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The owner insisted that the proprietary Velocijet keels be filled with 2,000 pounds of resin and steel shot, which was executed. Marlow’s team also kept the weight down up in the skybridge via extensive utilization of carbon fiber. In addition, her hull has additional layers of Kevlar from the boot stripe to the hull bottom and multiple layers of Kevlar on the leading edges. And the vessel’s bulbous bow doubles up with both extra layers of Kevlar and stainless steel. Ice’s owner has found that all of these attributes work in concert for a very stable ride at sea. “Because of the weight of the boat and the bulbous bow, it’s comfortable to work in the galley while running,” he told me.

For a traveler of the world, “redundancy is the marching order,” Marlow said, with all essential systems having back-ups to the back-up, including her three steering units and an electrical system that’s backed by a trio of transformers and, in case of failure, a transfer switch, inverters, two 55-kW gensets and industrial-duty 165-amp alternators on each of the mains if all goes kaput.


The 102-footer is also equipped with seven watertight compartments, each with dedicated pumps backed by Honda electric crash pumps. The proprietary heat exchange system utilizes cupronickel pipes, which are impermeable to barnacles and other parasites, a must for the voyager-class vessel that looks to make excursions from the Arctic to the Amazon. And in the engine room—one of the most stunning that I’ve seen in person, with its carbon fiber soles and twin, commercial-rated Baudouin diesels finished in French blue (I swear I heard “La Marseillaise”)—two additional Hayward pool pumps can back flush the sea chests or be pressed into service for firefighting.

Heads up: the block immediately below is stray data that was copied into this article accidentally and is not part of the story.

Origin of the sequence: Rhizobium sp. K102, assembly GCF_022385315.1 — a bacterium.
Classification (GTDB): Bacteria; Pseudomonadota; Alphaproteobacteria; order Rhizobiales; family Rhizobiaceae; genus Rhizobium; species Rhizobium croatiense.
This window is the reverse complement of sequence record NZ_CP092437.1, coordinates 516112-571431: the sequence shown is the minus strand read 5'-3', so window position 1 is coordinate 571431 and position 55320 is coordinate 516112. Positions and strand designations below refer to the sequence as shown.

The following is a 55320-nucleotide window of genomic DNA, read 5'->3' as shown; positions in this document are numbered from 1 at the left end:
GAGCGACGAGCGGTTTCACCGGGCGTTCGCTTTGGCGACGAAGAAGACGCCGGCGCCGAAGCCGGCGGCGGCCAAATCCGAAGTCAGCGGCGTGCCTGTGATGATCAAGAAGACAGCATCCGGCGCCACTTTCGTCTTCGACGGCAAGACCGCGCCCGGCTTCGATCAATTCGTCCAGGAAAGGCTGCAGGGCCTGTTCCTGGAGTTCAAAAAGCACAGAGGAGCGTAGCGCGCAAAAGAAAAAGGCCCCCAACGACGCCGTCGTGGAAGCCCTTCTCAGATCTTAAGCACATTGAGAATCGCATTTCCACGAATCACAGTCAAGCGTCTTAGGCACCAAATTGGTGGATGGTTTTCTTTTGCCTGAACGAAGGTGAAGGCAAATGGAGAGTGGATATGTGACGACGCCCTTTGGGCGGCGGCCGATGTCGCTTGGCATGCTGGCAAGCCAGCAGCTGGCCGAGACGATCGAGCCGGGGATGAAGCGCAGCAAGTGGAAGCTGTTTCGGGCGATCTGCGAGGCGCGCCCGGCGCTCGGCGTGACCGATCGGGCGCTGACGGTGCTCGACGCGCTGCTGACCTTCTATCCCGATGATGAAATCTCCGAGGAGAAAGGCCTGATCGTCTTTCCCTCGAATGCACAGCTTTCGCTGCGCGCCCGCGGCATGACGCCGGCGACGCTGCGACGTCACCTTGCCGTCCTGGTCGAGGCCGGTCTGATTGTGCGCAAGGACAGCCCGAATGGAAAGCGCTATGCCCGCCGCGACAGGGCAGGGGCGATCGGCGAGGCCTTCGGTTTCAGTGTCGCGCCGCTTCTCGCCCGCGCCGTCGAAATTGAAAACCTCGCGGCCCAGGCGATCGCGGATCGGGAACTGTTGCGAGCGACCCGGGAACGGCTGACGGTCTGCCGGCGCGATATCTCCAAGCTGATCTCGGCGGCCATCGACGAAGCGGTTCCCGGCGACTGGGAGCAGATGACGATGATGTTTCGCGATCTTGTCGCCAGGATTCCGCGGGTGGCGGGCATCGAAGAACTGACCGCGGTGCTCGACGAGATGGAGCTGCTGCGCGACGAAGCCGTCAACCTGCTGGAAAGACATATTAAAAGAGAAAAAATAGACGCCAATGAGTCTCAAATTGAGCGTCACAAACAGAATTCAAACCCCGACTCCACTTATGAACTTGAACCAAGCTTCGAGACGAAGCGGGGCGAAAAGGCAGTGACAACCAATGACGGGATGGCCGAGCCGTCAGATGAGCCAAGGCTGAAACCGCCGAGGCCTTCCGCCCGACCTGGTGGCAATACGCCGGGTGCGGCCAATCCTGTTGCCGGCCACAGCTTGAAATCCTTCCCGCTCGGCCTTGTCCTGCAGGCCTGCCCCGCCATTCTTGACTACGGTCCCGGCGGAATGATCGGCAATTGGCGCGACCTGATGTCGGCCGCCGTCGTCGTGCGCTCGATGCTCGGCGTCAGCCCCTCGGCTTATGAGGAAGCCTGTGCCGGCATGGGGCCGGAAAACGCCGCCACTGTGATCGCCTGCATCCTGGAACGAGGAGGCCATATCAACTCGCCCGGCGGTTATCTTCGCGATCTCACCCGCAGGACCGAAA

It was the owner who insisted on the commercial French mains, citing their 15,000-hour warranties and use by the NY Waterway System ferry fleet, among other attributes. He pointed out that at start-up, the engines automatically pre-lube and pre-heat prior to start. He also cited something that Marlow has spoken about—the powerplants can be rebuilt in the engine room and completely serviced without heavy equipment. Each of the 12 cylinders have individual heads that weigh about 80 pounds, so they can be removed or serviced one at a time, with no need for a crane.

Video produced by John V. Turner

With Bureau Veritas unrestricted navigation categorization and a four-stateroom layout, roomy salon and galley finished in exquisite, grain-matched teak paired with a robust fuel capacity—Ice carries 5,500 gallons of diesel—the vessel is ready to travel far and wide. For the captain, there’s a private en suite cabin aft of her command bridge, with crew quarters for two abaft of the engine room.

When I asked where he’d go next if the world were not in a pandemic, he answered, without irony, “Greenland,” and waxed on about making a go at the Northwest Passage, or perhaps the opposite pole. “We named her Ice because of our love of Antarctica and our dream of one day taking her into the ice,” the intrepid owner told me. He certainly chose the right vessel to make it a reality.

Marlow 100, Ice Specifications:

LOA: 102'
Beam: 22'6"
Draft: 5'6"
Displ.: 224,000 lbs.
Fuel: 5,500 gal.
Water: 600 gal.
Power: 2/1,500-hp Baudouin 12 M26.3 diesels
Cruise Speed: 16 knots
Top Speed: 22 knots

This article originally appeared in the November 2020 issue of Power & Motoryacht magazine.